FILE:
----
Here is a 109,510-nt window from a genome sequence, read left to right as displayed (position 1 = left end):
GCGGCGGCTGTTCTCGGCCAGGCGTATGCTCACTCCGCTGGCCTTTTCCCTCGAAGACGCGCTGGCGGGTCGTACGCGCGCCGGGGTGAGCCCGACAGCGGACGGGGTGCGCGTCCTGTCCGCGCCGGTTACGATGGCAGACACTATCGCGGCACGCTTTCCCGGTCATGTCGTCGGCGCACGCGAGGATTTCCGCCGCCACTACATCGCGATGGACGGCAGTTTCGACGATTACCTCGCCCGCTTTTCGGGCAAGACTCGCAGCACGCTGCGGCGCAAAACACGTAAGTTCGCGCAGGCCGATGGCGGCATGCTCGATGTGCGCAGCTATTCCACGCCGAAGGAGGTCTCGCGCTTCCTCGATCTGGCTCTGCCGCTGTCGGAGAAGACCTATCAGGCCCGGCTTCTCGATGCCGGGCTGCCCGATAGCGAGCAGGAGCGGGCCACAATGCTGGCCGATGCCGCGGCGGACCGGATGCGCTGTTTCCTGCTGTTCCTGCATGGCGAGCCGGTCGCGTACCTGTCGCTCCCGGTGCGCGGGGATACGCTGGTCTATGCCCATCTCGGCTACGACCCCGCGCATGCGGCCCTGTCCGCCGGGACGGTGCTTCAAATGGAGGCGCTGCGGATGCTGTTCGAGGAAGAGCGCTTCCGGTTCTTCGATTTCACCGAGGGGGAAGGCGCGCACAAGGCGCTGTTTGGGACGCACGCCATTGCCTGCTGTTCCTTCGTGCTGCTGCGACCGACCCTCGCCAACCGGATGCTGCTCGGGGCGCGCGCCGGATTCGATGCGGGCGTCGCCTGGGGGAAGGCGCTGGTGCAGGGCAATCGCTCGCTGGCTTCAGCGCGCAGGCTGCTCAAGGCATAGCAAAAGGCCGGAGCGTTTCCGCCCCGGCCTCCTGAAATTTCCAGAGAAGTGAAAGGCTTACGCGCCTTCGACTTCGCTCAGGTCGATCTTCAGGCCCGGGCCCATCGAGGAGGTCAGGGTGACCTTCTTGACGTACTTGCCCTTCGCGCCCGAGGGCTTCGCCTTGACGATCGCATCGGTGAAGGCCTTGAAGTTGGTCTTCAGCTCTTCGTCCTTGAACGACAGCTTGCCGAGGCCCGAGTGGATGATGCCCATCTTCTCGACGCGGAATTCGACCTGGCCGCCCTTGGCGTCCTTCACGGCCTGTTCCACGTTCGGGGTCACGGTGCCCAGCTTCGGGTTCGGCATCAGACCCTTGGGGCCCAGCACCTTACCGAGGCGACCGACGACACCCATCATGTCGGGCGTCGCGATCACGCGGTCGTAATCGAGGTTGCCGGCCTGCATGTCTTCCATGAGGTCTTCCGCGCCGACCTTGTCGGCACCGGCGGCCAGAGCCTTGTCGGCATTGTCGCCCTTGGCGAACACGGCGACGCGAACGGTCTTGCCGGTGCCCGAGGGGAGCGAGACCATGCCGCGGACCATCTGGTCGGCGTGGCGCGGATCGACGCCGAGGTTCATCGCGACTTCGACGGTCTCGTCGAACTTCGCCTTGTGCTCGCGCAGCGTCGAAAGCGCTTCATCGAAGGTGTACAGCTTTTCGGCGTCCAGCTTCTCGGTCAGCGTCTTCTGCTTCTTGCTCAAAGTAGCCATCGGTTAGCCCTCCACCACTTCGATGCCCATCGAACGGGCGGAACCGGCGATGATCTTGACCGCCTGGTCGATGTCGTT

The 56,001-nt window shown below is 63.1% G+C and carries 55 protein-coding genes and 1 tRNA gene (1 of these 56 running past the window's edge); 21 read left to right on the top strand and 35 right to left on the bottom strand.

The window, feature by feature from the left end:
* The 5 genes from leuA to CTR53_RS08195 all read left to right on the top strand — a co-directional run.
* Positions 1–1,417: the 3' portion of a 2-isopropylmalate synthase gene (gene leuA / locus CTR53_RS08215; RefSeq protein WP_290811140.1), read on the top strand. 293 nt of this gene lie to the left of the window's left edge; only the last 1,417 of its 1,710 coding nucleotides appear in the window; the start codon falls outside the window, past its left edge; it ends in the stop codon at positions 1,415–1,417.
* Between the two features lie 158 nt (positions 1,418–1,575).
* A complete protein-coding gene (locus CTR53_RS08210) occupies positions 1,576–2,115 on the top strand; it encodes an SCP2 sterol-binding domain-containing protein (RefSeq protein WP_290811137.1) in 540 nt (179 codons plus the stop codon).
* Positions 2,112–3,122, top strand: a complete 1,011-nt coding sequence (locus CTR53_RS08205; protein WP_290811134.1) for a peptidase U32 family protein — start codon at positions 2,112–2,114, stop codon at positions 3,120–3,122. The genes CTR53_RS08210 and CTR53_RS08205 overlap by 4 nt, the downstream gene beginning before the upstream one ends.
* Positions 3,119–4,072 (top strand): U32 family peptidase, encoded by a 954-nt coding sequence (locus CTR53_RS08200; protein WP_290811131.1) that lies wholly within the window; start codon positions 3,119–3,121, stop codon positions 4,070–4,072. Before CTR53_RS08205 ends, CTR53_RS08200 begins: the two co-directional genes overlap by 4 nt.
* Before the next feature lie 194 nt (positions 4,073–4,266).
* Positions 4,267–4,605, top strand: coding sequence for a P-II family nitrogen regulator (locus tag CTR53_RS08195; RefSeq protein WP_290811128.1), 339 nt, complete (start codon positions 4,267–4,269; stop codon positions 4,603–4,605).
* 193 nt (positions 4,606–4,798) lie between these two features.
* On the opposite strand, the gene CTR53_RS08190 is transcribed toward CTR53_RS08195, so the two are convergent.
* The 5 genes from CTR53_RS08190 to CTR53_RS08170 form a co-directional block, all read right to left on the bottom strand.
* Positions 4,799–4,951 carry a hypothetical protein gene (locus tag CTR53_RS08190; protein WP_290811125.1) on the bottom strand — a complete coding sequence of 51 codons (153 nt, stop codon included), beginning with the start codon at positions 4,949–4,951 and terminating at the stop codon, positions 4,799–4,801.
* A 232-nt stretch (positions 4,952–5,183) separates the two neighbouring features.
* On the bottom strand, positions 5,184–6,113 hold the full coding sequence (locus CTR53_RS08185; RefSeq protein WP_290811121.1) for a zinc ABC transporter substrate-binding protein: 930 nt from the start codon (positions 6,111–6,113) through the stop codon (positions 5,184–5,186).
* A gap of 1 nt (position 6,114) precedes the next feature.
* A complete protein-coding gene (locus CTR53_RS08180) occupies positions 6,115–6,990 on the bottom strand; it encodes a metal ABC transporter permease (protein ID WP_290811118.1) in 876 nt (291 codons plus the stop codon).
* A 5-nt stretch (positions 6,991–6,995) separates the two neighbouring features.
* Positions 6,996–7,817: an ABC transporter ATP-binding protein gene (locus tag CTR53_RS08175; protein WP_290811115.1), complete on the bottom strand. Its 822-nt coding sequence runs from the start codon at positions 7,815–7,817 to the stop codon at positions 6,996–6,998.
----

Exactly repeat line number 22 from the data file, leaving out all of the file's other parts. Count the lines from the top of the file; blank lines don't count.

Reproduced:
* Positions 6,996–7,817: an ABC transporter ATP-binding protein gene (locus tag CTR53_RS08175; protein WP_290811115.1), complete on the bottom strand. Its 822-nt coding sequence runs from the start codon at positions 7,815–7,817 to the stop codon at positions 6,996–6,998.